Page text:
Economics & Economy

Tony Wagner

We do the numbers every day around here. But on this week's "Make Me Smart with Kai and Molly," we got a listener question about the numbers, specifically, data created and distributed by the federal government.

Snap, the parent company of the social network Snapchat, laid out a preliminary valuation for its highly anticipated IPO today in a regulatory filing with the Securities and Exchange Commission.

The maker of the disappearing-photo application puts its market value in the range of $16 billion to $18.5 billion. This is down considerably from the $25 billion it was initially predicting.

Still, that is quite a chunk of change for a company that is only five years old. But how exactly do investors set a price on a company like Snap?

My Economy: The expensive side of working gigs

Feb 16, 2017
Robert Garrova

For this latest installment of our series My Economy, we hear from Tom Trimbath in Clinton, Washington. Trimbath's work includes freelance writing and consulting.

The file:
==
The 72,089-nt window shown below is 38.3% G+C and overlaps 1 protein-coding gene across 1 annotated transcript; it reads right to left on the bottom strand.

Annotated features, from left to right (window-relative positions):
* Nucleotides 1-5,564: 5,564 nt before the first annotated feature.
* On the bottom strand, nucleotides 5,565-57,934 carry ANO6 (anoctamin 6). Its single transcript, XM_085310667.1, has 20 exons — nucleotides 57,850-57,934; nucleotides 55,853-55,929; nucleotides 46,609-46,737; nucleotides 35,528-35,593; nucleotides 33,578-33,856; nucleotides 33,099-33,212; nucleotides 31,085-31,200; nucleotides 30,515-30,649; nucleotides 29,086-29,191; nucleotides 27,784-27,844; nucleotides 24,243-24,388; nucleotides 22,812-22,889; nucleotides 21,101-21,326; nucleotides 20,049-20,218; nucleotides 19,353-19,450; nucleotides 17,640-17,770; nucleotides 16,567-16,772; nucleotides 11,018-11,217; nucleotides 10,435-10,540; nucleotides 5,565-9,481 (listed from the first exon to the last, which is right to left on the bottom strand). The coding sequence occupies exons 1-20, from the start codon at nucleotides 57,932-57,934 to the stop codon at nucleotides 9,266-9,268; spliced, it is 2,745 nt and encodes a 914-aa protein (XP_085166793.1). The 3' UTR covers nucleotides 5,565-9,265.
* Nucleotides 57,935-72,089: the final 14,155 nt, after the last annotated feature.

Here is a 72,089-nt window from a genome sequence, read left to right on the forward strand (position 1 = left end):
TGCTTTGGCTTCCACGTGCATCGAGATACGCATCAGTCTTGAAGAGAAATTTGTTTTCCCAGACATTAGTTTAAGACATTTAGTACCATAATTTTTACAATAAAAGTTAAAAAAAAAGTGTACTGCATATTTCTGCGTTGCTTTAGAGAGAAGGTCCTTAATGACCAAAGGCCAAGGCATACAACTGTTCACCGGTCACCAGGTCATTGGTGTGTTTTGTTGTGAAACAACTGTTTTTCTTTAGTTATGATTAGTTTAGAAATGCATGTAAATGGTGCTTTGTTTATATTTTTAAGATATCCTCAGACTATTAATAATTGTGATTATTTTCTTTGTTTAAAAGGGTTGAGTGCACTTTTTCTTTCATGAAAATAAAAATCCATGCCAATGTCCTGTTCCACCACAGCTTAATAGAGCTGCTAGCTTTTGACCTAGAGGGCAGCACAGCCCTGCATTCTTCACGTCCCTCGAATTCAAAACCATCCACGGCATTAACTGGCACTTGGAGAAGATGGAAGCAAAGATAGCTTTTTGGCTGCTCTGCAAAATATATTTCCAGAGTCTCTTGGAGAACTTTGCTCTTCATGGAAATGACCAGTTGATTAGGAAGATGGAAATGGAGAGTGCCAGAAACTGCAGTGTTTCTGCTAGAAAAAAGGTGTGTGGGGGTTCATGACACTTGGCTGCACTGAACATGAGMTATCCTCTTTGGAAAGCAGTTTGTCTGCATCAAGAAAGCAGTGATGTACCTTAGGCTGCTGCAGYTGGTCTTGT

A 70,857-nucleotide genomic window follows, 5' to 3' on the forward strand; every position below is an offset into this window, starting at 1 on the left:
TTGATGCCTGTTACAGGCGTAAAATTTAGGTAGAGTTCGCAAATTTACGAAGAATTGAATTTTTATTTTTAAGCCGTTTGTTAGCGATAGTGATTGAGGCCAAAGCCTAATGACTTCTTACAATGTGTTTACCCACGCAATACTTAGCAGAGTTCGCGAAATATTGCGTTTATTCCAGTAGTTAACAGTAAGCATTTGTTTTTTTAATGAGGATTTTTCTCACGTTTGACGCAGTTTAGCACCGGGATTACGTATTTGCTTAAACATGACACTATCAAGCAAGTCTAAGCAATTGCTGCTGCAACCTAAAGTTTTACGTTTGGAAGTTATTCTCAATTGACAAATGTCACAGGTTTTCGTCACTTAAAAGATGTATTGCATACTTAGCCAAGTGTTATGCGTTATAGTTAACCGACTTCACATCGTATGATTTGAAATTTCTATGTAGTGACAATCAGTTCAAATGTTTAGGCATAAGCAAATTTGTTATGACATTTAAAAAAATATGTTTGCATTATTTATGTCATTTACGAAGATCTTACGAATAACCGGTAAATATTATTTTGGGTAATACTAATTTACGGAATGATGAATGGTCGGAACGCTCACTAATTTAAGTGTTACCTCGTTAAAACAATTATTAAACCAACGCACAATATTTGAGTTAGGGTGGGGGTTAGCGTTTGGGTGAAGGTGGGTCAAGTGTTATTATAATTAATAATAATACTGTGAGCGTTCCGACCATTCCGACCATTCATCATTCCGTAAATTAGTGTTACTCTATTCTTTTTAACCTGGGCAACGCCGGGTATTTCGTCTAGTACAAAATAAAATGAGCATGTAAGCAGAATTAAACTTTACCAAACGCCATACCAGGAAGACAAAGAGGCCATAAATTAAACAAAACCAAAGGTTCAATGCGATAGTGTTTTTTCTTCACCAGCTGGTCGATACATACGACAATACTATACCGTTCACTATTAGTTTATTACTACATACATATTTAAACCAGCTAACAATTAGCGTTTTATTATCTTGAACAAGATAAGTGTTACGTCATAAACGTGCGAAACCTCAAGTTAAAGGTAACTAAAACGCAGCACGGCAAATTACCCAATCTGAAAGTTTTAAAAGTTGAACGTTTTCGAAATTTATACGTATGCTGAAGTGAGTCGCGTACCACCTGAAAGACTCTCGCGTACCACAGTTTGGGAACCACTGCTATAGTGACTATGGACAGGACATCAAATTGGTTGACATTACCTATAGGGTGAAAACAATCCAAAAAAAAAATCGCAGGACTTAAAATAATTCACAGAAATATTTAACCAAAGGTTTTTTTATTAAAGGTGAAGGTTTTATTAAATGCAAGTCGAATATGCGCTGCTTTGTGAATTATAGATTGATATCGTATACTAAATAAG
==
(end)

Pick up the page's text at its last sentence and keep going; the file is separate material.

There was a time when a North Korean missile launch, a Russian spy boat, a resigned national security adviser and a couple of disastrously rolled out executive orders might have been very bad news for Wall Street and stock prices.

How small is too big to fail?

Feb 16, 2017

President Donald Trump has said he wants to roll back much of the Dodd-Frank financial reform law that Congress passed after the financial crisis. Smaller regional banks have honed in on one part of Dodd-Frank they would like to change: the rule on how big a bank has to be for it to be considered systemically important. In other words, too big to fail. It's a topic Janet Yellen was asked about during her testimony this week on Capitol Hill and a debate that’s gaining strength in Washington.

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